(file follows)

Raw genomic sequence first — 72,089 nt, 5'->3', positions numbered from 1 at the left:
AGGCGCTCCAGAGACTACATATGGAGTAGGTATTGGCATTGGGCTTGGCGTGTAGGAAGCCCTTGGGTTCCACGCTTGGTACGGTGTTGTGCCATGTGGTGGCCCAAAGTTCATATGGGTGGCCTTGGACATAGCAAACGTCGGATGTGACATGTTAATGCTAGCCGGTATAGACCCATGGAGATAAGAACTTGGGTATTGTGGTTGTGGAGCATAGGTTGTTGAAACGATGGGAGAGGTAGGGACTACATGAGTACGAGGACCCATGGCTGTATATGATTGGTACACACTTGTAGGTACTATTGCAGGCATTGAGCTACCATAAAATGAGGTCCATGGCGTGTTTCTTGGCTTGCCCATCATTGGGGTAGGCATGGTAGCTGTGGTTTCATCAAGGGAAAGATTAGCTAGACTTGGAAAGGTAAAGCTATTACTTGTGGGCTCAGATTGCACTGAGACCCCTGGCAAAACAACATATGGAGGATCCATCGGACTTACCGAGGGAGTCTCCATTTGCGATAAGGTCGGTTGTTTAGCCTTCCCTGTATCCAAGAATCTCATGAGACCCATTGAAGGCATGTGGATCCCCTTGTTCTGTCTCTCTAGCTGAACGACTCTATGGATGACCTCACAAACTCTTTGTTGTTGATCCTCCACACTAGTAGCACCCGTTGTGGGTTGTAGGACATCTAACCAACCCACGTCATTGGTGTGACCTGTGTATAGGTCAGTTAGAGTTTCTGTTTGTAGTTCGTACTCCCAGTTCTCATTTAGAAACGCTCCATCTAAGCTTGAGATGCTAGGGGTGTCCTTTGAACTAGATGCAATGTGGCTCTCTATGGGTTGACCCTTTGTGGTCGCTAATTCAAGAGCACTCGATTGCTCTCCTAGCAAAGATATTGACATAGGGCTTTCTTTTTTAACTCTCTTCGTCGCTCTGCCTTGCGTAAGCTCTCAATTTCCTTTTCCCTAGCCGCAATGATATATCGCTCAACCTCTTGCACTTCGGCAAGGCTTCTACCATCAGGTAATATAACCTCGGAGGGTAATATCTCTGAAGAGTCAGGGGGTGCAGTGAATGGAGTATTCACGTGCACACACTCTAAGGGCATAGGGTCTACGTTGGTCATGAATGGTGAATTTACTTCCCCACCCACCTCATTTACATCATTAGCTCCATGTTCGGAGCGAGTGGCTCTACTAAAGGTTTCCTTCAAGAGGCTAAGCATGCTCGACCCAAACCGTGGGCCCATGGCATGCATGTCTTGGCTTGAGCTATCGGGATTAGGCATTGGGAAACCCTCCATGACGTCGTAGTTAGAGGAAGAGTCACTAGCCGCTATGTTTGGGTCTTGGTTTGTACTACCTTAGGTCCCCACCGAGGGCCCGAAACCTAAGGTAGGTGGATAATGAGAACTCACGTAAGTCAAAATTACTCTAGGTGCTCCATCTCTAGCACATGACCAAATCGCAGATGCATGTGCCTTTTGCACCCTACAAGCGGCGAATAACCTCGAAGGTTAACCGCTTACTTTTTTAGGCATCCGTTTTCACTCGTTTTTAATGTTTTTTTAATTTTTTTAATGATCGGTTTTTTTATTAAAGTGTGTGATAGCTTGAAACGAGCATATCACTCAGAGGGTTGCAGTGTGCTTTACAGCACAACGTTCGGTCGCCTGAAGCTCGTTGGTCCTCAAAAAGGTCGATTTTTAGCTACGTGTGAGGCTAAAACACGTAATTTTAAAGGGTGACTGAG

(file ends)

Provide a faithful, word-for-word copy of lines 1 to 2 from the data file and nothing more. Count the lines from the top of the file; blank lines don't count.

Raw genomic sequence first — 72,089 nt, 5'->3', positions numbered from 1 at the left:
AGGCGCTCCAGAGACTACATATGGAGTAGGTATTGGCATTGGGCTTGGCGTGTAGGAAGCCCTTGGGTTCCACGCTTGGTACGGTGTTGTGCCATGTGGTGGCCCAAAGTTCATATGGGTGGCCTTGGACATAGCAAACGTCGGATGTGACATGTTAATGCTAGCCGGTATAGACCCATGGAGATAAGAACTTGGGTATTGTGGTTGTGGAGCATAGGTTGTTGAAACGATGGGAGAGGTAGGGACTACATGAGTACGAGGACCCATGGCTGTATATGATTGGTACACACTTGTAGGTACTATTGCAGGCATTGAGCTACCATAAAATGAGGTCCATGGCGTGTTTCTTGGCTTGCCCATCATTGGGGTAGGCATGGTAGCTGTGGTTTCATCAAGGGAAAGATTAGCTAGACTTGGAAAGGTAAAGCTATTACTTGTGGGCTCAGATTGCACTGAGACCCCTGGCAAAACAACATATGGAGGATCCATCGGACTTACCGAGGGAGTCTCCATTTGCGATAAGGTCGGTTGTTTAGCCTTCCCTGTATCCAAGAATCTCATGAGACCCATTGAAGGCATGTGGATCCCCTTGTTCTGTCTCTCTAGCTGAACGACTCTATGGATGACCTCACAAACTCTTTGTTGTTGATCCTCCACACTAGTAGCACCCGTTGTGGGTTGTAGGACATCTAACCAACCCACGTCATTGGTGTGACCTGTGTATAGGTCAGTTAGAGTTTCTGTTTGTAGTTCGTACTCCCAGTTCTCATTTAGAAACGCTCCATCTAAGCTTGAGATGCTAGGGGTGTCCTTTGAACTAGATGCAATGTGGCTCTCTATGGGTTGACCCTTTGTGGTCGCTAATTCAAGAGCACTCGATTGCTCTCCTAGCAAAGATATTGACATAGGGCTTTCTTTTTTAACTCTCTTCGTCGCTCTGCCTTGCGTAAGCTCTCAATTTCCTTTTCCCTAGCCGCAATGATATATCGCTCAACCTCTTGCACTTCGGCAAGGCTTCTACCATCAGGTAATATAACCTCGGAGGGTAATATCTCTGAAGAGTCAGGGGGTGCAGTGAATGGAGTATTCACGTGCACACACTCTAAGGGCATAGGGTCTACGTTGGTCATGAATGGTGAATTTACTTCCCCACCCACCTCATTTACATCATTAGCTCCATGTTCGGAGCGAGTGGCTCTACTAAAGGTTTCCTTCAAGAGGCTAAGCATGCTCGACCCAAACCGTGGGCCCATGGCATGCATGTCTTGGCTTGAGCTATCGGGATTAGGCATTGGGAAACCCTCCATGACGTCGTAGTTAGAGGAAGAGTCACTAGCCGCTATGTTTGGGTCTTGGTTTGTACTACCTTAGGTCCCCACCGAGGGCCCGAAACCTAAGGTAGGTGGATAATGAGAACTCACGTAAGTCAAAATTACTCTAGGTGCTCCATCTCTAGCACATGACCAAATCGCAGATGCATGTGCCTTTTGCACCCTACAAGCGGCGAATAACCTCGAAGGTTAACCGCTTACTTTTTTAGGCATCCGTTTTCACTCGTTTTTAATGTTTTTTTAATTTTTTTAATGATCGGTTTTTTTATTAAAGTGTGTGATAGCTTGAAACGAGCATATCACTCAGAGGGTTGCAGTGTGCTTTACAGCACAACGTTCGGTCGCCTGAAGCTCGTTGGTCCTCAAAAAGGTCGATTTTTAGCTACGTGTGAGGCTAAAACACGTAATTTTAAAGGGTGACTGAG